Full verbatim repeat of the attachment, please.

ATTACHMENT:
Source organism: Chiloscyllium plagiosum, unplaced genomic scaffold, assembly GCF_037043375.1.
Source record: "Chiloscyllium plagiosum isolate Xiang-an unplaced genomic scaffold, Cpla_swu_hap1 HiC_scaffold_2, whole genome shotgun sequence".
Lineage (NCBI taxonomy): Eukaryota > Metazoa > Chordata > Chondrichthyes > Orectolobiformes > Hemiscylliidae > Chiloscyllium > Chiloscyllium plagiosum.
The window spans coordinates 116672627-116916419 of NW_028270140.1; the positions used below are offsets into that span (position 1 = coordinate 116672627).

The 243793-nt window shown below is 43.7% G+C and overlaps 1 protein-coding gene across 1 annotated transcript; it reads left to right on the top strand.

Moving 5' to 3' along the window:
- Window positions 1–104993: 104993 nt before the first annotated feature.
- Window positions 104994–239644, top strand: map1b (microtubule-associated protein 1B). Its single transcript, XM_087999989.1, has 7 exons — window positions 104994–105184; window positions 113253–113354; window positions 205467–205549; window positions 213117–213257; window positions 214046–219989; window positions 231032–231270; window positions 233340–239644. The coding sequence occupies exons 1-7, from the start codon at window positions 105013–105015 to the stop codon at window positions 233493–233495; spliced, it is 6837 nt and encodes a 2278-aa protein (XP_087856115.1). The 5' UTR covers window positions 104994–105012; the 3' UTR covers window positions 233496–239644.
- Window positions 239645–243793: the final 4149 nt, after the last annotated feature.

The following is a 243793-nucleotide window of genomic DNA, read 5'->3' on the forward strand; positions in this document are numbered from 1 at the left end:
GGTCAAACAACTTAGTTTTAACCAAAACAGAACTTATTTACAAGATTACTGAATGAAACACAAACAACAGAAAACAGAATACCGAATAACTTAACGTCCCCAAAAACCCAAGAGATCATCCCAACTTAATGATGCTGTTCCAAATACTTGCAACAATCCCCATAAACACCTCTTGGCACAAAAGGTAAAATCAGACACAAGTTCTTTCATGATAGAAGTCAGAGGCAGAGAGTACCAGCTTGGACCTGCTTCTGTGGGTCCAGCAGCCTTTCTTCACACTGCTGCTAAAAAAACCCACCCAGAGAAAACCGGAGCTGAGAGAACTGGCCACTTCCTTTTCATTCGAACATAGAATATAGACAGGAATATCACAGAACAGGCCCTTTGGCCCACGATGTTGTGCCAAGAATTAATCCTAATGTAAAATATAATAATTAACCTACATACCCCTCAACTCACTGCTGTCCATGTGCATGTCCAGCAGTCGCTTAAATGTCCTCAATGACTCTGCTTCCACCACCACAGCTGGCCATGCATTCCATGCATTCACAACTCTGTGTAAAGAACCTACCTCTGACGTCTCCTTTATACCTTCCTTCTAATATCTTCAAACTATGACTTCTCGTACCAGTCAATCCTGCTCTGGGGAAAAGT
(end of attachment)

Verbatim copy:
Source organism: Chiloscyllium plagiosum, unplaced genomic scaffold, assembly GCF_037043375.1.
Source record: "Chiloscyllium plagiosum isolate Xiang-an unplaced genomic scaffold, Cpla_swu_hap1 HiC_scaffold_2, whole genome shotgun sequence".
Lineage (NCBI taxonomy): Eukaryota > Metazoa > Chordata > Chondrichthyes > Orectolobiformes > Hemiscylliidae > Chiloscyllium > Chiloscyllium plagiosum.
The window spans coordinates 116672627-116916419 of NW_028270140.1; the positions used below are offsets into that span (position 1 = coordinate 116672627).

The 243793-nt window shown below is 43.7% G+C and overlaps 1 protein-coding gene across 1 annotated transcript; it reads left to right on the top strand.

Moving 5' to 3' along the window:
- Window positions 1–104993: 104993 nt before the first annotated feature.
- Window positions 104994–239644, top strand: map1b (microtubule-associated protein 1B). Its single transcript, XM_087999989.1, has 7 exons — window positions 104994–105184; window positions 113253–113354; window positions 205467–205549; window positions 213117–213257; window positions 214046–219989; window positions 231032–231270; window positions 233340–239644. The coding sequence occupies exons 1-7, from the start codon at window positions 105013–105015 to the stop codon at window positions 233493–233495; spliced, it is 6837 nt and encodes a 2278-aa protein (XP_087856115.1). The 5' UTR covers window positions 104994–105012; the 3' UTR covers window positions 233496–239644.
- Window positions 239645–243793: the final 4149 nt, after the last annotated feature.

The following is a 243793-nucleotide window of genomic DNA, read 5'->3' on the forward strand; positions in this document are numbered from 1 at the left end:
GGTCAAACAACTTAGTTTTAACCAAAACAGAACTTATTTACAAGATTACTGAATGAAACACAAACAACAGAAAACAGAATACCGAATAACTTAACGTCCCCAAAAACCCAAGAGATCATCCCAACTTAATGATGCTGTTCCAAATACTTGCAACAATCCCCATAAACACCTCTTGGCACAAAAGGTAAAATCAGACACAAGTTCTTTCATGATAGAAGTCAGAGGCAGAGAGTACCAGCTTGGACCTGCTTCTGTGGGTCCAGCAGCCTTTCTTCACACTGCTGCTAAAAAAACCCACCCAGAGAAAACCGGAGCTGAGAGAACTGGCCACTTCCTTTTCATTCGAACATAGAATATAGACAGGAATATCACAGAACAGGCCCTTTGGCCCACGATGTTGTGCCAAGAATTAATCCTAATGTAAAATATAATAATTAACCTACATACCCCTCAACTCACTGCTGTCCATGTGCATGTCCAGCAGTCGCTTAAATGTCCTCAATGACTCTGCTTCCACCACCACAGCTGGCCATGCATTCCATGCATTCACAACTCTGTGTAAAGAACCTACCTCTGACGTCTCCTTTATACCTTCCTTCTAATATCTTCAAACTATGACTTCTCGTACCAGTCAATCCTGCTCTGGGGAAAAGT